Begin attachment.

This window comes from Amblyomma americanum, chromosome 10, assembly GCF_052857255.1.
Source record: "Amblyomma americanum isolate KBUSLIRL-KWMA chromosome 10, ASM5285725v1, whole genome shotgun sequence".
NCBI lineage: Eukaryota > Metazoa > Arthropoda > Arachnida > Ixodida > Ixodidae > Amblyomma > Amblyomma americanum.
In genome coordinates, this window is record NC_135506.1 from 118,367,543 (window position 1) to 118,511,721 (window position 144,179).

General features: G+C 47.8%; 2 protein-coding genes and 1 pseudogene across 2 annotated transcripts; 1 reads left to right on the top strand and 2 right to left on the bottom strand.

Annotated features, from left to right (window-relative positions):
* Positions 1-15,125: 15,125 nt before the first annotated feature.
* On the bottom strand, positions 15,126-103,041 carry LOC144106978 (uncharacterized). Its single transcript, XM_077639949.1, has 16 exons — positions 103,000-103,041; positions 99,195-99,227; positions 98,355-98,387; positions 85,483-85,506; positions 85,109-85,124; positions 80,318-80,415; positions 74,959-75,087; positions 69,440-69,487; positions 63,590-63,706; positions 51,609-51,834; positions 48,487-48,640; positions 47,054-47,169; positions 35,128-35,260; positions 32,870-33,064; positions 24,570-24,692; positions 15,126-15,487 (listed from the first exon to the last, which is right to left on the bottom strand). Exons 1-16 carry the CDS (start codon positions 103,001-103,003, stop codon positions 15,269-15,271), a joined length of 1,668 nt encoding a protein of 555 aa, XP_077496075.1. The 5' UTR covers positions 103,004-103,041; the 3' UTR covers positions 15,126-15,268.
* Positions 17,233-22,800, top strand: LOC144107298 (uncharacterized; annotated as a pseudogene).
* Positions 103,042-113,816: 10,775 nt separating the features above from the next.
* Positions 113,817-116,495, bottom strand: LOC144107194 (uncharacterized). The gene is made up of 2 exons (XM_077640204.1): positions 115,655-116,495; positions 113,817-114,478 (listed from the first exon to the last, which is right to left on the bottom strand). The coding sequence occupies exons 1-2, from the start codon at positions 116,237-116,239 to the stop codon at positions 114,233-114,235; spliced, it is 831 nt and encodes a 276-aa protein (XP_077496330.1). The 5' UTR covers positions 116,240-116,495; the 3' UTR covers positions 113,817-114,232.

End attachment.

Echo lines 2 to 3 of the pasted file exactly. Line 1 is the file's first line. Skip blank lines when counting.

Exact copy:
Source record: "Amblyomma americanum isolate KBUSLIRL-KWMA chromosome 10, ASM5285725v1, whole genome shotgun sequence".
NCBI lineage: Eukaryota > Metazoa > Arthropoda > Arachnida > Ixodida > Ixodidae > Amblyomma > Amblyomma americanum.